By the SMU Lee Kong Chian School of Business Social Media Team
These days, superstar entrepreneurs like Elon Musk and Jack Ma are household names, and many want to emulate their path to success. But it wasn’t so long ago that entrepreneurship was not regarded as ‘cool’ and Rameshwari Ramachandra remembers that time well.
Born in Sri Lanka, she moved to Singapore with her family when she was six years old. When she was growing up, she remembers being intrigued by stories about her granduncle, who had gone to the UK to study law during World War II but turned to the importing business instead.
“He became the entrepreneur in our family, and that got me curious about the idea of creating your own business,” she says. It seemed like she had gotten the entrepreneur gene too — to earn more pocket money as a teenager, she used to organise afternoon tea dances, because she had quickly realised there was a higher profit margin compared to giving tuition.
An early start
Having studied shipping management in Singapore Polytechnic, she went to work for shipping company Neptune Orient Lines, becoming the first female employee in its chartering department. Negotiating the terms for the hire of vessels was “very exciting”, but even then, she had not forgotten her entrepreneurial dreams.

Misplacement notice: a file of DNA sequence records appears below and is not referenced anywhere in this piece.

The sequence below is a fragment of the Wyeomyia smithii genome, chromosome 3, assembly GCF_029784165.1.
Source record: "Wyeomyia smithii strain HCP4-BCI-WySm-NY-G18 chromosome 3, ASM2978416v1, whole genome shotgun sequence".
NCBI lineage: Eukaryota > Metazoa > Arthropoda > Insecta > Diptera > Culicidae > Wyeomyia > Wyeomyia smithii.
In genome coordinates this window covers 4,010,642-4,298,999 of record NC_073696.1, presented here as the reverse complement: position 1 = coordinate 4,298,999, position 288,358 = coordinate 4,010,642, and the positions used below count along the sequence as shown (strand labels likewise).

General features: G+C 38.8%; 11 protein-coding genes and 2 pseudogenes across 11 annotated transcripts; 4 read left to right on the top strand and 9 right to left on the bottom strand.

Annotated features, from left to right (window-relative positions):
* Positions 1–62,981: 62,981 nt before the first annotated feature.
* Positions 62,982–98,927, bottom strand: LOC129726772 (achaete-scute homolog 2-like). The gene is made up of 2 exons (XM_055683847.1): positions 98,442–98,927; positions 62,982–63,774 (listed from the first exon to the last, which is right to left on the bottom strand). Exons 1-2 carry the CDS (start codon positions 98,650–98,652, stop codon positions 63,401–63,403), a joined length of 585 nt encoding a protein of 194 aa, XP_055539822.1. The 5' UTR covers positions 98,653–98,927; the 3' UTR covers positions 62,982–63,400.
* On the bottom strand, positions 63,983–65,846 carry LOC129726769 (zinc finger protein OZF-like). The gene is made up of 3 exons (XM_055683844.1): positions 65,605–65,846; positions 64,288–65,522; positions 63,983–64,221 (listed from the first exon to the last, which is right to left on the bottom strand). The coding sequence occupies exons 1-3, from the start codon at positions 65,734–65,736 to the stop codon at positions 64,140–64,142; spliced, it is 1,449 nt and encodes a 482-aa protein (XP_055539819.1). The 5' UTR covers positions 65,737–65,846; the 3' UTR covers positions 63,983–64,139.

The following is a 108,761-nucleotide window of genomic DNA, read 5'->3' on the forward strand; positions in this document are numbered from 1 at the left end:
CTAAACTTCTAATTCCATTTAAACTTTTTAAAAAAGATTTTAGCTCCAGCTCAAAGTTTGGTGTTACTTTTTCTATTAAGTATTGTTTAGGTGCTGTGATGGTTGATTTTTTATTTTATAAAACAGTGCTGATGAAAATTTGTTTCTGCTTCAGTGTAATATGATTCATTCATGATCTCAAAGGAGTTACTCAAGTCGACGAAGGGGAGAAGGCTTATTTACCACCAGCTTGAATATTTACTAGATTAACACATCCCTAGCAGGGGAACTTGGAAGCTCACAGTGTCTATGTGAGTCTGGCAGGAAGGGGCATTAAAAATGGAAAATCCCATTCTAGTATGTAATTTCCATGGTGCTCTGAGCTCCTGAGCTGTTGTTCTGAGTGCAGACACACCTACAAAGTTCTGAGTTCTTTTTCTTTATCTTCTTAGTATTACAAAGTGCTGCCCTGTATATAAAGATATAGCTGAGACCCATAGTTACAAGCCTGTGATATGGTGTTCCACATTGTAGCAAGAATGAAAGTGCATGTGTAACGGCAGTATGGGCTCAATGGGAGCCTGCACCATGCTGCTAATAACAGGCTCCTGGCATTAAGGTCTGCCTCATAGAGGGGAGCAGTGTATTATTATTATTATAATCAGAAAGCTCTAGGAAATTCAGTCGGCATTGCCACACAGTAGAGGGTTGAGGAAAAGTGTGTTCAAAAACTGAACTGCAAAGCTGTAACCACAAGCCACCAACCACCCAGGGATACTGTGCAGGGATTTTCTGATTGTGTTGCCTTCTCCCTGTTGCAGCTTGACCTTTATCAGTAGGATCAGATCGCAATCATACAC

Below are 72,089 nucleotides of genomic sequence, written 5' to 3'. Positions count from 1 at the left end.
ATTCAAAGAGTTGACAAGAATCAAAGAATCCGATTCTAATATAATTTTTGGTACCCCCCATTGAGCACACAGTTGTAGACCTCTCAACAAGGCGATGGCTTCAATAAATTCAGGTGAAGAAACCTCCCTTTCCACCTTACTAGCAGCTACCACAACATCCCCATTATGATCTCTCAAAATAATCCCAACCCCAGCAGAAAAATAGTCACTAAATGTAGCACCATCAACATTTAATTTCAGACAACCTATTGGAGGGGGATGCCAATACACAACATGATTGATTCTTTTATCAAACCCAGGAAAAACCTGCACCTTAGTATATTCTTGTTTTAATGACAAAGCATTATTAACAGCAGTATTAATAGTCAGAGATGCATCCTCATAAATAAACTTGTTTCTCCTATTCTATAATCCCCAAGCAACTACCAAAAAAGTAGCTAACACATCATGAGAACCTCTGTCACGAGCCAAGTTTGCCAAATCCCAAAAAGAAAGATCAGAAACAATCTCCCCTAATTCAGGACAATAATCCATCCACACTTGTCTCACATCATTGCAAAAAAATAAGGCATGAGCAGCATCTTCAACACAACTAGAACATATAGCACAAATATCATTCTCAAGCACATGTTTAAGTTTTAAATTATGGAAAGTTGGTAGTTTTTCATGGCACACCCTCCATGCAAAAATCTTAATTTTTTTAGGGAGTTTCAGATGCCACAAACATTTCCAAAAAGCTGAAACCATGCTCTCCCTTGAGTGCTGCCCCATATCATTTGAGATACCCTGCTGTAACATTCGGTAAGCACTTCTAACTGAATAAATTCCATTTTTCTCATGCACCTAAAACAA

In the early 1990s, she completed a Master of Business Administration degree at Monash University in Australia, and subsequently took part in a Business Plan competition in Singapore for interesting business ideas. Her pitch for a bookshop-café didn’t convince the judges, and she put her entrepreneurship plans on the backburner.
At the time, “entrepreneurship was frowned upon”, Rameshwari remembers. “People wanted to get government scholarships and join the civil service, or to get jobs in multi-national corporations. Entrepreneurs were viewed as towkays (Hokkien for boss) with flashy cars, and they didn’t get a lot of respect.”
In 1995, she moved to the United States, and got her first exposure to the Internet, consulting for US companies that wanted to leverage this then-emerging technology for commercial applications. Upon returning to Singapore, she went to work for Temasek Polytechnic, where she oversaw the commercialisation of its research and development projects.
First taste of failure
By this time, the tide for entrepreneurship was turning — the polytechnic was tapping on the National Science and Technology Board’s Commercialisation Grant Scheme Fund, created because the government was trying to encourage the emergence of technopreneurs.
Inspired, Rameshwari started internet research company Technowledge Asia Group in 1999. It raised several millions in venture funding and counted the likes of Microsoft, Compaq and Intel among its 130 clients in Southeast Asia. However, a planned initial public offering fell through, and the company was eventually liquidated in 2001.